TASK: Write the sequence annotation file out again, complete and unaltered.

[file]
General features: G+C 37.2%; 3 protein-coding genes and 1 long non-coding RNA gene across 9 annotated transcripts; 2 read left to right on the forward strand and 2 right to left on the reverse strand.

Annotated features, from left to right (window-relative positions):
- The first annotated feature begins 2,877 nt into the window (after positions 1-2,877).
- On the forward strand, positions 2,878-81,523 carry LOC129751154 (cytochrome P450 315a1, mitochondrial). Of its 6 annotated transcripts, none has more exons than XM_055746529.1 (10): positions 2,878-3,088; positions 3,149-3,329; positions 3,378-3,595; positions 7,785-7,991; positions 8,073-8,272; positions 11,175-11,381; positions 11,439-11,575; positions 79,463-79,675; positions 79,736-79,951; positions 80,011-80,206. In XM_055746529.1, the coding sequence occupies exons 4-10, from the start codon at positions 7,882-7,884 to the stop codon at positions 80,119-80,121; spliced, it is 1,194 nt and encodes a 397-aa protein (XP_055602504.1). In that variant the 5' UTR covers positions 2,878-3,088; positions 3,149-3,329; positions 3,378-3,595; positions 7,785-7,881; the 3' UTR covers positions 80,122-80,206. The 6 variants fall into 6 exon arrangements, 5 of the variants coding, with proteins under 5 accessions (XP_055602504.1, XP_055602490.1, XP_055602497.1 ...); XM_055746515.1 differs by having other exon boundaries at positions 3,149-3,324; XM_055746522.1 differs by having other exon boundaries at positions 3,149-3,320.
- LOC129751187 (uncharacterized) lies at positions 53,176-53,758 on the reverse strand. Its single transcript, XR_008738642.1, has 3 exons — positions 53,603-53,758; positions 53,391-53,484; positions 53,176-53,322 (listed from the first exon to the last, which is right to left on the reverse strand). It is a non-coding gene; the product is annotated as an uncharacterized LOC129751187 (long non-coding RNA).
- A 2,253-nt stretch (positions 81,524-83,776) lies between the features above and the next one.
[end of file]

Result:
General features: G+C 37.2%; 3 protein-coding genes and 1 long non-coding RNA gene across 9 annotated transcripts; 2 read left to right on the forward strand and 2 right to left on the reverse strand.

Annotated features, from left to right (window-relative positions):
- The first annotated feature begins 2,877 nt into the window (after positions 1-2,877).
- On the forward strand, positions 2,878-81,523 carry LOC129751154 (cytochrome P450 315a1, mitochondrial). Of its 6 annotated transcripts, none has more exons than XM_055746529.1 (10): positions 2,878-3,088; positions 3,149-3,329; positions 3,378-3,595; positions 7,785-7,991; positions 8,073-8,272; positions 11,175-11,381; positions 11,439-11,575; positions 79,463-79,675; positions 79,736-79,951; positions 80,011-80,206. In XM_055746529.1, the coding sequence occupies exons 4-10, from the start codon at positions 7,882-7,884 to the stop codon at positions 80,119-80,121; spliced, it is 1,194 nt and encodes a 397-aa protein (XP_055602504.1). In that variant the 5' UTR covers positions 2,878-3,088; positions 3,149-3,329; positions 3,378-3,595; positions 7,785-7,881; the 3' UTR covers positions 80,122-80,206. The 6 variants fall into 6 exon arrangements, 5 of the variants coding, with proteins under 5 accessions (XP_055602504.1, XP_055602490.1, XP_055602497.1 ...); XM_055746515.1 differs by having other exon boundaries at positions 3,149-3,324; XM_055746522.1 differs by having other exon boundaries at positions 3,149-3,320.
- LOC129751187 (uncharacterized) lies at positions 53,176-53,758 on the reverse strand. Its single transcript, XR_008738642.1, has 3 exons — positions 53,603-53,758; positions 53,391-53,484; positions 53,176-53,322 (listed from the first exon to the last, which is right to left on the reverse strand). It is a non-coding gene; the product is annotated as an uncharacterized LOC129751187 (long non-coding RNA).
- A 2,253-nt stretch (positions 81,524-83,776) lies between the features above and the next one.